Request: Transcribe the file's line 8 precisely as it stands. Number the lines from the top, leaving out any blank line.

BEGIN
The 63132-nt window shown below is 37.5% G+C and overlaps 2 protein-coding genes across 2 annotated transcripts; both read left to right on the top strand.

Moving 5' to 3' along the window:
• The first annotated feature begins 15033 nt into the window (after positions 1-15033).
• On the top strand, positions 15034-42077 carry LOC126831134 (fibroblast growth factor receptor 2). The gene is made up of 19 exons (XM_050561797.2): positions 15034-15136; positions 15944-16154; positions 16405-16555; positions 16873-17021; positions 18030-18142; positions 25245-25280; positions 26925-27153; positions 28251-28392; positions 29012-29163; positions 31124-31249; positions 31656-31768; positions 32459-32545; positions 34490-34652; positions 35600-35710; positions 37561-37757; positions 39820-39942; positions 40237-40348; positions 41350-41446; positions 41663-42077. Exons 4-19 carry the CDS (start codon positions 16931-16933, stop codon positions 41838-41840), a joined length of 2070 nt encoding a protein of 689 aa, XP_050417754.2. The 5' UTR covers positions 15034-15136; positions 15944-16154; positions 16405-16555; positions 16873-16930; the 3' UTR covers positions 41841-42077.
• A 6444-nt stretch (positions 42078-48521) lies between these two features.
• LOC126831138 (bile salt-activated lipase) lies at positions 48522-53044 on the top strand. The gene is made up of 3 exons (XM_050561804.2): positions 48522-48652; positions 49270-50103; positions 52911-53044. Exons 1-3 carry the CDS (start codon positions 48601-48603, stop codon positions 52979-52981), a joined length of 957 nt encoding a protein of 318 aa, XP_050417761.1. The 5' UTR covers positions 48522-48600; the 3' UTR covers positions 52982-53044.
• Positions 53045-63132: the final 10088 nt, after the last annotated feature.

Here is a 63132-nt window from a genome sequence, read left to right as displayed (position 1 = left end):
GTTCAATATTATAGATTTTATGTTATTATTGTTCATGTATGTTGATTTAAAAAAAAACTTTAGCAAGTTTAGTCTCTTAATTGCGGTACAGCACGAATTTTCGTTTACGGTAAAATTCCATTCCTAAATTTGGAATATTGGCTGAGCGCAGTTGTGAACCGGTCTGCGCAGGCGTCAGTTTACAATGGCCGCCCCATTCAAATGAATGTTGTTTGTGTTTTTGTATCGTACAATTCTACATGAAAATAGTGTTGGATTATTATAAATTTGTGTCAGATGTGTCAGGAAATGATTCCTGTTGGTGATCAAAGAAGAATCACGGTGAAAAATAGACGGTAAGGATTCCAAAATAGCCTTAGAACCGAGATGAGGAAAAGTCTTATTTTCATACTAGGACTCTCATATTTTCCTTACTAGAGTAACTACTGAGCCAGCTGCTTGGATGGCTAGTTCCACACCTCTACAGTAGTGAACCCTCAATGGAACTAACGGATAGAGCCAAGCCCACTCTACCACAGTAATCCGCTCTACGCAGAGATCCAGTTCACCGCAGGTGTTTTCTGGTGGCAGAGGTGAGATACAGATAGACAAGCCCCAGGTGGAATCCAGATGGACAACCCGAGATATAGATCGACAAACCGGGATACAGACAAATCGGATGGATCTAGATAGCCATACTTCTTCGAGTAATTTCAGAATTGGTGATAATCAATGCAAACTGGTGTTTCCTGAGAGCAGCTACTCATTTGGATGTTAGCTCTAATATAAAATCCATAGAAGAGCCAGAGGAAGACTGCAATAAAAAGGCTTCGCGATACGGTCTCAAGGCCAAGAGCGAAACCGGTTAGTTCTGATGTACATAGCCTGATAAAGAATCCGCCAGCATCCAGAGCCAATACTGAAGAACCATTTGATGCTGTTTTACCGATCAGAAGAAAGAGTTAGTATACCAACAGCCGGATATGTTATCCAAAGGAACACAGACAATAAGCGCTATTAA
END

Here is a 63132-nt window from a genome sequence, read left to right as displayed (position 1 = left end):